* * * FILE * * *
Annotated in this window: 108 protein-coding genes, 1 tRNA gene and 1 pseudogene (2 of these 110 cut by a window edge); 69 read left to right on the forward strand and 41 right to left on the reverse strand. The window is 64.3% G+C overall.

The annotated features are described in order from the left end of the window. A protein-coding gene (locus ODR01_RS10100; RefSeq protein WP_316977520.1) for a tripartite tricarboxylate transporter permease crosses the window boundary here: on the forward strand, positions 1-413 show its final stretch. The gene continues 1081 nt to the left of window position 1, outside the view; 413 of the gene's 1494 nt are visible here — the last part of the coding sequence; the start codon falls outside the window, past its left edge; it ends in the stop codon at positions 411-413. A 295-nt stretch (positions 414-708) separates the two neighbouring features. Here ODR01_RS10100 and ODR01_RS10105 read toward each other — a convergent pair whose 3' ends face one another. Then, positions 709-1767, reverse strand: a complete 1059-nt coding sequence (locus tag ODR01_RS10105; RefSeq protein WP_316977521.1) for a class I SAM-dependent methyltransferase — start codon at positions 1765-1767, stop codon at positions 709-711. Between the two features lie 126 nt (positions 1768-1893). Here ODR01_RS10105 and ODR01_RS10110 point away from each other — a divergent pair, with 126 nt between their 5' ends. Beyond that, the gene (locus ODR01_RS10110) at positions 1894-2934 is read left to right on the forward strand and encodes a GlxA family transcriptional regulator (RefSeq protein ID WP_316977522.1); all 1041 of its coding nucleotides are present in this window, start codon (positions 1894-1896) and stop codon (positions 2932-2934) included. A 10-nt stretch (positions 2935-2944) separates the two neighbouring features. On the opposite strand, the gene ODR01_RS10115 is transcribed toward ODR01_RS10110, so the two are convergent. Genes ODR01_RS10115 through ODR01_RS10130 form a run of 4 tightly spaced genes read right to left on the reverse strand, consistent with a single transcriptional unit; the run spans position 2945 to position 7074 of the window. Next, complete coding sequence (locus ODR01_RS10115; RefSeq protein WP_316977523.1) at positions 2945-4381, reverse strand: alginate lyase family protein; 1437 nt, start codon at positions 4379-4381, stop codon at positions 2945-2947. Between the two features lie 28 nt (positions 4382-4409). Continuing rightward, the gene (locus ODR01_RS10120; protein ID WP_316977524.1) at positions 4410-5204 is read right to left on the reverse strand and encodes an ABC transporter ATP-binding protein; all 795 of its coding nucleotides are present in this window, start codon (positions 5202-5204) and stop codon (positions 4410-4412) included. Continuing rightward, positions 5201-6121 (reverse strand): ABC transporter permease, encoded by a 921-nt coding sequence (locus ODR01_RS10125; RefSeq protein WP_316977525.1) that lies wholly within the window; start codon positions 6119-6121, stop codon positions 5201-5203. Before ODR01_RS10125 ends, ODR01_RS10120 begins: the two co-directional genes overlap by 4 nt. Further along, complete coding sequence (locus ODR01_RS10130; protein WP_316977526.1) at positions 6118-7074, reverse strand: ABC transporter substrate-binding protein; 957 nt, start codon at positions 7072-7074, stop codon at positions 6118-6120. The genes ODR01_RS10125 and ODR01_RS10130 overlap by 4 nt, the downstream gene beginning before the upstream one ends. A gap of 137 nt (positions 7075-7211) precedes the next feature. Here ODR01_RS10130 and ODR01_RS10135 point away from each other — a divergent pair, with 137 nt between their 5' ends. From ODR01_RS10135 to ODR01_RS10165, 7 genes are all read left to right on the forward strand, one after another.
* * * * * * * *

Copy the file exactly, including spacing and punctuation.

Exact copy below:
Annotated in this window: 108 protein-coding genes, 1 tRNA gene and 1 pseudogene (2 of these 110 cut by a window edge); 69 read left to right on the forward strand and 41 right to left on the reverse strand. The window is 64.3% G+C overall.

The annotated features are described in order from the left end of the window. A protein-coding gene (locus ODR01_RS10100; RefSeq protein WP_316977520.1) for a tripartite tricarboxylate transporter permease crosses the window boundary here: on the forward strand, positions 1-413 show its final stretch. The gene continues 1081 nt to the left of window position 1, outside the view; 413 of the gene's 1494 nt are visible here — the last part of the coding sequence; the start codon falls outside the window, past its left edge; it ends in the stop codon at positions 411-413. A 295-nt stretch (positions 414-708) separates the two neighbouring features. Here ODR01_RS10100 and ODR01_RS10105 read toward each other — a convergent pair whose 3' ends face one another. Then, positions 709-1767, reverse strand: a complete 1059-nt coding sequence (locus tag ODR01_RS10105; RefSeq protein WP_316977521.1) for a class I SAM-dependent methyltransferase — start codon at positions 1765-1767, stop codon at positions 709-711. Between the two features lie 126 nt (positions 1768-1893). Here ODR01_RS10105 and ODR01_RS10110 point away from each other — a divergent pair, with 126 nt between their 5' ends. Beyond that, the gene (locus ODR01_RS10110) at positions 1894-2934 is read left to right on the forward strand and encodes a GlxA family transcriptional regulator (RefSeq protein ID WP_316977522.1); all 1041 of its coding nucleotides are present in this window, start codon (positions 1894-1896) and stop codon (positions 2932-2934) included. A 10-nt stretch (positions 2935-2944) separates the two neighbouring features. On the opposite strand, the gene ODR01_RS10115 is transcribed toward ODR01_RS10110, so the two are convergent. Genes ODR01_RS10115 through ODR01_RS10130 form a run of 4 tightly spaced genes read right to left on the reverse strand, consistent with a single transcriptional unit; the run spans position 2945 to position 7074 of the window. Next, complete coding sequence (locus ODR01_RS10115; RefSeq protein WP_316977523.1) at positions 2945-4381, reverse strand: alginate lyase family protein; 1437 nt, start codon at positions 4379-4381, stop codon at positions 2945-2947. Between the two features lie 28 nt (positions 4382-4409). Continuing rightward, the gene (locus ODR01_RS10120; protein ID WP_316977524.1) at positions 4410-5204 is read right to left on the reverse strand and encodes an ABC transporter ATP-binding protein; all 795 of its coding nucleotides are present in this window, start codon (positions 5202-5204) and stop codon (positions 4410-4412) included. Continuing rightward, positions 5201-6121 (reverse strand): ABC transporter permease, encoded by a 921-nt coding sequence (locus ODR01_RS10125; RefSeq protein WP_316977525.1) that lies wholly within the window; start codon positions 6119-6121, stop codon positions 5201-5203. Before ODR01_RS10125 ends, ODR01_RS10120 begins: the two co-directional genes overlap by 4 nt. Further along, complete coding sequence (locus ODR01_RS10130; protein WP_316977526.1) at positions 6118-7074, reverse strand: ABC transporter substrate-binding protein; 957 nt, start codon at positions 7072-7074, stop codon at positions 6118-6120. The genes ODR01_RS10125 and ODR01_RS10130 overlap by 4 nt, the downstream gene beginning before the upstream one ends. A gap of 137 nt (positions 7075-7211) precedes the next feature. Here ODR01_RS10130 and ODR01_RS10135 point away from each other — a divergent pair, with 137 nt between their 5' ends. From ODR01_RS10135 to ODR01_RS10165, 7 genes are all read left to right on the forward strand, one after another.